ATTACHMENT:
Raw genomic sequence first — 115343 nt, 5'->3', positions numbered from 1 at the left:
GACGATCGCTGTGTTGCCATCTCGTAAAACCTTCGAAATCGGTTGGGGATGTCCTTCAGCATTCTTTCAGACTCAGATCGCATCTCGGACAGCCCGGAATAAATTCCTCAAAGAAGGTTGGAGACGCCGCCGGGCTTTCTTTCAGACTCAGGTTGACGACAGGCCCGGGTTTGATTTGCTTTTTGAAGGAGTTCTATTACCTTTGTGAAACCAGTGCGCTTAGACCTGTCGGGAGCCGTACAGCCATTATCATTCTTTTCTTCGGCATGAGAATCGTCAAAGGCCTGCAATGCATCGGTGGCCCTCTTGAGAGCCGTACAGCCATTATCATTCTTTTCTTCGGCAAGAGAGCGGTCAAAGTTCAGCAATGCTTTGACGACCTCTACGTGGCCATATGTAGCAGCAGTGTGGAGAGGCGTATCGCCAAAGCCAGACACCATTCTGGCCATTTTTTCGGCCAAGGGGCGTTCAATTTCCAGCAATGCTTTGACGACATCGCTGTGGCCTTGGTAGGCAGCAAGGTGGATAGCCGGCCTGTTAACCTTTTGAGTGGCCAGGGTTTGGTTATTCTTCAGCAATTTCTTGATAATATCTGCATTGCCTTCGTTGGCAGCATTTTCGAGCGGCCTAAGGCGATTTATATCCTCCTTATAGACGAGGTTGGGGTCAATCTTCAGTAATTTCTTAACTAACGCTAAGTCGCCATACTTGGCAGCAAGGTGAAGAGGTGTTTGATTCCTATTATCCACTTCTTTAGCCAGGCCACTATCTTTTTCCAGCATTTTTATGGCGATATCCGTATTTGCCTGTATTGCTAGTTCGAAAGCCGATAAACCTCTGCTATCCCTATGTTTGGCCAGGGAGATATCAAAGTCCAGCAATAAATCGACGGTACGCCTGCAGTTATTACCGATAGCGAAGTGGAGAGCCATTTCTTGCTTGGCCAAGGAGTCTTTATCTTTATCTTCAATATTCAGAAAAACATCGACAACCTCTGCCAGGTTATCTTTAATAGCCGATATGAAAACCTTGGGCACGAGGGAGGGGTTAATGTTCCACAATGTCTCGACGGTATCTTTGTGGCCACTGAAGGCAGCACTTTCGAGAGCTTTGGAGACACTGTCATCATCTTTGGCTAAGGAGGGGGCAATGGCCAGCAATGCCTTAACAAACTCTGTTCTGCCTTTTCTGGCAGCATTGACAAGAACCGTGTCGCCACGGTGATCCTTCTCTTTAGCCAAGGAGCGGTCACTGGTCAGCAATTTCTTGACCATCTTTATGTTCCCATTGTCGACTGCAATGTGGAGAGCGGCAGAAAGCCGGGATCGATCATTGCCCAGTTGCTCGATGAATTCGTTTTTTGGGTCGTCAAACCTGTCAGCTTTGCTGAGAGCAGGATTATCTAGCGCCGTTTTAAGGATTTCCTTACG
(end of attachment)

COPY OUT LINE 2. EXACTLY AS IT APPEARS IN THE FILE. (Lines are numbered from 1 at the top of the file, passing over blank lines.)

GACGATCGCTGTGTTGCCATCTCGTAAAACCTTCGAAATCGGTTGGGGATGTCCTTCAGCATTCTTTCAGACTCAGATCGCATCTCGGACAGCCCGGAATAAATTCCTCAAAGAAGGTTGGAGACGCCGCCGGGCTTTCTTTCAGACTCAGGTTGACGACAGGCCCGGGTTTGATTTGCTTTTTGAAGGAGTTCTATTACCTTTGTGAAACCAGTGCGCTTAGACCTGTCGGGAGCCGTACAGCCATTATCATTCTTTTCTTCGGCATGAGAATCGTCAAAGGCCTGCAATGCATCGGTGGCCCTCTTGAGAGCCGTACAGCCATTATCATTCTTTTCTTCGGCAAGAGAGCGGTCAAAGTTCAGCAATGCTTTGACGACCTCTACGTGGCCATATGTAGCAGCAGTGTGGAGAGGCGTATCGCCAAAGCCAGACACCATTCTGGCCATTTTTTCGGCCAAGGGGCGTTCAATTTCCAGCAATGCTTTGACGACATCGCTGTGGCCTTGGTAGGCAGCAAGGTGGATAGCCGGCCTGTTAACCTTTTGAGTGGCCAGGGTTTGGTTATTCTTCAGCAATTTCTTGATAATATCTGCATTGCCTTCGTTGGCAGCATTTTCGAGCGGCCTAAGGCGATTTATATCCTCCTTATAGACGAGGTTGGGGTCAATCTTCAGTAATTTCTTAACTAACGCTAAGTCGCCATACTTGGCAGCAAGGTGAAGAGGTGTTTGATTCCTATTATCCACTTCTTTAGCCAGGCCACTATCTTTTTCCAGCATTTTTATGGCGATATCCGTATTTGCCTGTATTGCTAGTTCGAAAGCCGATAAACCTCTGCTATCCCTATGTTTGGCCAGGGAGATATCAAAGTCCAGCAATAAATCGACGGTACGCCTGCAGTTATTACCGATAGCGAAGTGGAGAGCCATTTCTTGCTTGGCCAAGGAGTCTTTATCTTTATCTTCAATATTCAGAAAAACATCGACAACCTCTGCCAGGTTATCTTTAATAGCCGATATGAAAACCTTGGGCACGAGGGAGGGGTTAATGTTCCACAATGTCTCGACGGTATCTTTGTGGCCACTGAAGGCAGCACTTTCGAGAGCTTTGGAGACACTGTCATCATCTTTGGCTAAGGAGGGGGCAATGGCCAGCAATGCCTTAACAAACTCTGTTCTGCCTTTTCTGGCAGCATTGACAAGAACCGTGTCGCCACGGTGATCCTTCTCTTTAGCCAAGGAGCGGTCACTGGTCAGCAATTTCTTGACCATCTTTATGTTCCCATTGTCGACTGCAATGTGGAGAGCGGCAGAAAGCCGGGATCGATCATTGCCCAGTTGCTCGATGAATTCGTTTTTTGGGTCGTCAAACCTGTCAGCTTTGCTGAGAGCAGGATTATCTAGCGCCGTTTTAAGGATTTCCTTACG